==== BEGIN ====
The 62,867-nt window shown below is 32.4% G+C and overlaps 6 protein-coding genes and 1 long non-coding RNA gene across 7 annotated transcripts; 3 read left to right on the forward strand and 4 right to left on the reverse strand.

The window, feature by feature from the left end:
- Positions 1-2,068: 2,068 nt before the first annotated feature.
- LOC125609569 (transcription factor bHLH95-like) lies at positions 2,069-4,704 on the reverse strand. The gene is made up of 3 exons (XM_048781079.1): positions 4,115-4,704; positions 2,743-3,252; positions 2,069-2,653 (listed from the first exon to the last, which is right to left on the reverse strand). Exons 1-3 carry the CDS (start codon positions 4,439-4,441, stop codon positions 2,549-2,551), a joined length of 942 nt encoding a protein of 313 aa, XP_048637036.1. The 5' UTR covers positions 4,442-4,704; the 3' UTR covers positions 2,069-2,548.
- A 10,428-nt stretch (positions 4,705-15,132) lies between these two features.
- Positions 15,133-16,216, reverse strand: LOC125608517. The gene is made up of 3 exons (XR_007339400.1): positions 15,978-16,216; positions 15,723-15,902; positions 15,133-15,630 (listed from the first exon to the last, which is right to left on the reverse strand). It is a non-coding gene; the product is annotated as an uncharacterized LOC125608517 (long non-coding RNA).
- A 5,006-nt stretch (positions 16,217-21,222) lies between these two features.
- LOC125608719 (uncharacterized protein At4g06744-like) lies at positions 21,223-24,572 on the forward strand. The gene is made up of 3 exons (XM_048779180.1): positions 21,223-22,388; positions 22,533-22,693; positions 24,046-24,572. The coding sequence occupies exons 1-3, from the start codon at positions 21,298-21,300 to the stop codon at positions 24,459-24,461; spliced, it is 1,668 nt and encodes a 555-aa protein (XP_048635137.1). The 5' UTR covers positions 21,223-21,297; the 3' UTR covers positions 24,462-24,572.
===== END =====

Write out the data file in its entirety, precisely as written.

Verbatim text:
The 62,867-nt window shown below is 32.4% G+C and overlaps 6 protein-coding genes and 1 long non-coding RNA gene across 7 annotated transcripts; 3 read left to right on the forward strand and 4 right to left on the reverse strand.

The window, feature by feature from the left end:
- Positions 1-2,068: 2,068 nt before the first annotated feature.
- LOC125609569 (transcription factor bHLH95-like) lies at positions 2,069-4,704 on the reverse strand. The gene is made up of 3 exons (XM_048781079.1): positions 4,115-4,704; positions 2,743-3,252; positions 2,069-2,653 (listed from the first exon to the last, which is right to left on the reverse strand). Exons 1-3 carry the CDS (start codon positions 4,439-4,441, stop codon positions 2,549-2,551), a joined length of 942 nt encoding a protein of 313 aa, XP_048637036.1. The 5' UTR covers positions 4,442-4,704; the 3' UTR covers positions 2,069-2,548.
- A 10,428-nt stretch (positions 4,705-15,132) lies between these two features.
- Positions 15,133-16,216, reverse strand: LOC125608517. The gene is made up of 3 exons (XR_007339400.1): positions 15,978-16,216; positions 15,723-15,902; positions 15,133-15,630 (listed from the first exon to the last, which is right to left on the reverse strand). It is a non-coding gene; the product is annotated as an uncharacterized LOC125608517 (long non-coding RNA).
- A 5,006-nt stretch (positions 16,217-21,222) lies between these two features.
- LOC125608719 (uncharacterized protein At4g06744-like) lies at positions 21,223-24,572 on the forward strand. The gene is made up of 3 exons (XM_048779180.1): positions 21,223-22,388; positions 22,533-22,693; positions 24,046-24,572. The coding sequence occupies exons 1-3, from the start codon at positions 21,298-21,300 to the stop codon at positions 24,459-24,461; spliced, it is 1,668 nt and encodes a 555-aa protein (XP_048635137.1). The 5' UTR covers positions 21,223-21,297; the 3' UTR covers positions 24,462-24,572.